In vitro evidence of photoreception in the chick pineal gland and its interaction with the circadian clock controlling N-acetyltransferase (NAT)

C. A. Kasal, J. R. Perez-Polo

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    Abstract

    The response of the circadian rhythm in N-acetyltransferase (NAT) activity to phase-shifted light cycles was examined in vitro in explant cultures of chick (Gallus domesticus) pineal glands. Bisected portions of glands, obtained from birds housed in a light-dark cycle (LD 12:12), were explanted into culture and maintained under one of three light cycles (LD 12:12), the phase of which was either 1) similar to that of the birds' previous cycle, 2) seven hours phase-delayed, or 3) six hours phase-advanced. Following two to three days of exposure to the respective light cycles, cultures were placed into continuous darkness (DD). Sampling from cultures during exposure to DD revealed a circadian rhythm of NAT activity. In each case, the phase of the subsequent rhythm of enzyme activity in DD reflected that of the preceding in vitro light cycle. A distinct phase difference of approximately 180° was observed between cultures exposed to opposite lighting regimes. These results indicate entrainment of the circadian rhythm of NAT activity to the prevailing in vitro light cycle and suggest a direct interaction between pineal photoreception and the circadian 'clock' controlling NAT.

    Original languageEnglish (US)
    Pages (from-to)579-585
    Number of pages7
    JournalJournal of Neuroscience Research
    Volume5
    Issue number6
    StatePublished - 1980

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    Circadian Clocks
    Acetyltransferases
    Pineal Gland
    Photoperiod
    Circadian Rhythm
    Birds
    Darkness
    Lighting
    In Vitro Techniques
    Chickens
    Enzymes

    ASJC Scopus subject areas

    • Neuroscience(all)

    Cite this

    In vitro evidence of photoreception in the chick pineal gland and its interaction with the circadian clock controlling N-acetyltransferase (NAT). / Kasal, C. A.; Perez-Polo, J. R.

    In: Journal of Neuroscience Research, Vol. 5, No. 6, 1980, p. 579-585.

    Research output: Contribution to journalArticle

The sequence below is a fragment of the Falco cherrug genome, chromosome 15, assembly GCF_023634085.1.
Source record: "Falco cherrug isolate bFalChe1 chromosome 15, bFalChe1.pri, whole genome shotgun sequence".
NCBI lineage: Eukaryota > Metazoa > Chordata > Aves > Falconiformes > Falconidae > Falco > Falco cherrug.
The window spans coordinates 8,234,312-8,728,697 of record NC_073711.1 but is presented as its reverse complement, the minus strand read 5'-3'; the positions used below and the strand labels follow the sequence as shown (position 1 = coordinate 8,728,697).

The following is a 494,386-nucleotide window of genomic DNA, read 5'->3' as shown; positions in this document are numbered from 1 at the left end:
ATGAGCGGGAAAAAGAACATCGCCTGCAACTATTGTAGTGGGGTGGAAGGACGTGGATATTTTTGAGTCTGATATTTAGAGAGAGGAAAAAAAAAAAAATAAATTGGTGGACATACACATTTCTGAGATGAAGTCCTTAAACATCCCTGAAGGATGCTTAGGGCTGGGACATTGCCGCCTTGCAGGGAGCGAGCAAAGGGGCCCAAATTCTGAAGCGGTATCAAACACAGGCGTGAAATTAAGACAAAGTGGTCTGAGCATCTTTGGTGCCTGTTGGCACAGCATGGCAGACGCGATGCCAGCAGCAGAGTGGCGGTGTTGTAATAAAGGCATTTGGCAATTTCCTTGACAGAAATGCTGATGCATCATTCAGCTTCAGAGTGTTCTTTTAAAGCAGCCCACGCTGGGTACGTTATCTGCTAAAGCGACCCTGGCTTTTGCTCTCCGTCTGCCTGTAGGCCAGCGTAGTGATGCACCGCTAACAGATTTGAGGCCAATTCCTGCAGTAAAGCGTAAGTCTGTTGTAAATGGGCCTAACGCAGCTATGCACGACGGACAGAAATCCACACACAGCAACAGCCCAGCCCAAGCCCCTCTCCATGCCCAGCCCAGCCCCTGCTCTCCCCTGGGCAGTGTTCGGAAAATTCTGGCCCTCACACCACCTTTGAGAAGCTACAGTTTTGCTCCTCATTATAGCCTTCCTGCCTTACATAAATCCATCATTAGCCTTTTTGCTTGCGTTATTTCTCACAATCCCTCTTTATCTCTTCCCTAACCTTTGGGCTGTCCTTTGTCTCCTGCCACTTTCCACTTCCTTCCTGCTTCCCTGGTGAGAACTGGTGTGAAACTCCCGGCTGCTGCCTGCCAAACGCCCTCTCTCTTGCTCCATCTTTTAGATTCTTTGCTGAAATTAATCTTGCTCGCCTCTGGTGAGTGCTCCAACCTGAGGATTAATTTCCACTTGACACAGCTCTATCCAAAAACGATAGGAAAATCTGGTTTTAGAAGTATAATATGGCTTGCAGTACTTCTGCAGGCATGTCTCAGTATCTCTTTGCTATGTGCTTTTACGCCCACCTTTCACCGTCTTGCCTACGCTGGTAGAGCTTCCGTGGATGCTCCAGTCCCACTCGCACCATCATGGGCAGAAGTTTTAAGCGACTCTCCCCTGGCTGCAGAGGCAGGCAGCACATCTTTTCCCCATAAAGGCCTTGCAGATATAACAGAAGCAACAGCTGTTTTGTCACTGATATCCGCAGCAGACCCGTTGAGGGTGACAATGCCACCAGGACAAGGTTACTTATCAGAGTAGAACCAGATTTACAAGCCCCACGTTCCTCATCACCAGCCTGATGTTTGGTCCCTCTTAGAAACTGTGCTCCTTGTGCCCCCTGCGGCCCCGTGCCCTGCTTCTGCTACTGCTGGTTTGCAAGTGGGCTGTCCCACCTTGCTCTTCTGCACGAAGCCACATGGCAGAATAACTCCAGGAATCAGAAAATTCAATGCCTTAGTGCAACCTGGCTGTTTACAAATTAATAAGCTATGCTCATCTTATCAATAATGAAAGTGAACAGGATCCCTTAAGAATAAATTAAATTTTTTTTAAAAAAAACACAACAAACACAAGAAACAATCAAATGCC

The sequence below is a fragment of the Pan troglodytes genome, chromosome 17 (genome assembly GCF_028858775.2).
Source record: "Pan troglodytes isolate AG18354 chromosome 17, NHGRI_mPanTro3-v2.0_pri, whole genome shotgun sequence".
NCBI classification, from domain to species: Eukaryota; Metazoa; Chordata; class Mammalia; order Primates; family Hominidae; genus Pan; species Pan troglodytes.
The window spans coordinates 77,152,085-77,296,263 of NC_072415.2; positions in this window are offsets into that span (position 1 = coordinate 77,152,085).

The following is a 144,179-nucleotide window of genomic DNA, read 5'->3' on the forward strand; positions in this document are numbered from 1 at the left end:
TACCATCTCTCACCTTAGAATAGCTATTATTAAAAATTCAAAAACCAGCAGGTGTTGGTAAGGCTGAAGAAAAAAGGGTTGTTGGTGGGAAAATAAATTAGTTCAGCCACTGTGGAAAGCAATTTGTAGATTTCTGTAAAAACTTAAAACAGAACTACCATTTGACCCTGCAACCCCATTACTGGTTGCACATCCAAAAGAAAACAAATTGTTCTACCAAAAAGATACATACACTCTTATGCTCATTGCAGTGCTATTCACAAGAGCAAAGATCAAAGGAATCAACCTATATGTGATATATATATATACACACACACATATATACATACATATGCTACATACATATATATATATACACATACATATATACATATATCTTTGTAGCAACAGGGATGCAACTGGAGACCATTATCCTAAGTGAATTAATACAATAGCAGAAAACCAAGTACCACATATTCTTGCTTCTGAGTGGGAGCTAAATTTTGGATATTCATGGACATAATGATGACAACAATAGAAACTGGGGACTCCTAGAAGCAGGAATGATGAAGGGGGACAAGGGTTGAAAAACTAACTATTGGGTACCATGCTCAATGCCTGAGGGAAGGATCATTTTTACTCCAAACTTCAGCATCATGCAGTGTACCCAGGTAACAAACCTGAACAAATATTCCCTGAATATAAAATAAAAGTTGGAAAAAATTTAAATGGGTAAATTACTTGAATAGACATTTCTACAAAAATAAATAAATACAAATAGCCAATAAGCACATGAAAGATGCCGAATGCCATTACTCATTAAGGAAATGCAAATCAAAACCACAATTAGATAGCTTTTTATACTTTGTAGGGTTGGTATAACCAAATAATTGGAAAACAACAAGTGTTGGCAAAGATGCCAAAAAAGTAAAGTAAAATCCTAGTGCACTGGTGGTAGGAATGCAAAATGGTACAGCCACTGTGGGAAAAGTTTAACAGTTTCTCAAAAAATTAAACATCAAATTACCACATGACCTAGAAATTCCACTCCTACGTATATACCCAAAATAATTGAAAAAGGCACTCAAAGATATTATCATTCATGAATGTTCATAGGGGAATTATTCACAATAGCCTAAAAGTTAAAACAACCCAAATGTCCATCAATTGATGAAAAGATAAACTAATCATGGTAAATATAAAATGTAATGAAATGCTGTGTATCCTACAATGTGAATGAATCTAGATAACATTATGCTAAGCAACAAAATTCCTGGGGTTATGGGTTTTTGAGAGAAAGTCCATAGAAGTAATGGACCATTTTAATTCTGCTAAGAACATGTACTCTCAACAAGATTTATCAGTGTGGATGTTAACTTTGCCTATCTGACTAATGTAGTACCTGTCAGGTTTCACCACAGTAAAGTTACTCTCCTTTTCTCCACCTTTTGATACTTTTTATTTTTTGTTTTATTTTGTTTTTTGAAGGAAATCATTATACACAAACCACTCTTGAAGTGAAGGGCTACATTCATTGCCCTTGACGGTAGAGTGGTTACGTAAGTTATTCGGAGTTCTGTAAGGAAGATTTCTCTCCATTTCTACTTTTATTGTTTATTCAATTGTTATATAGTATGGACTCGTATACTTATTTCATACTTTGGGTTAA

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    N2 - The response of the circadian rhythm in N-acetyltransferase (NAT) activity to phase-shifted light cycles was examined in vitro in explant cultures of chick (Gallus domesticus) pineal glands. Bisected portions of glands, obtained from birds housed in a light-dark cycle (LD 12:12), were explanted into culture and maintained under one of three light cycles (LD 12:12), the phase of which was either 1) similar to that of the birds' previous cycle, 2) seven hours phase-delayed, or 3) six hours phase-advanced. Following two to three days of exposure to the respective light cycles, cultures were placed into continuous darkness (DD). Sampling from cultures during exposure to DD revealed a circadian rhythm of NAT activity. In each case, the phase of the subsequent rhythm of enzyme activity in DD reflected that of the preceding in vitro light cycle. A distinct phase difference of approximately 180° was observed between cultures exposed to opposite lighting regimes. These results indicate entrainment of the circadian rhythm of NAT activity to the prevailing in vitro light cycle and suggest a direct interaction between pineal photoreception and the circadian 'clock' controlling NAT.

    AB - The response of the circadian rhythm in N-acetyltransferase (NAT) activity to phase-shifted light cycles was examined in vitro in explant cultures of chick (Gallus domesticus) pineal glands. Bisected portions of glands, obtained from birds housed in a light-dark cycle (LD 12:12), were explanted into culture and maintained under one of three light cycles (LD 12:12), the phase of which was either 1) similar to that of the birds' previous cycle, 2) seven hours phase-delayed, or 3) six hours phase-advanced. Following two to three days of exposure to the respective light cycles, cultures were placed into continuous darkness (DD). Sampling from cultures during exposure to DD revealed a circadian rhythm of NAT activity. In each case, the phase of the subsequent rhythm of enzyme activity in DD reflected that of the preceding in vitro light cycle. A distinct phase difference of approximately 180° was observed between cultures exposed to opposite lighting regimes. These results indicate entrainment of the circadian rhythm of NAT activity to the prevailing in vitro light cycle and suggest a direct interaction between pineal photoreception and the circadian 'clock' controlling NAT.

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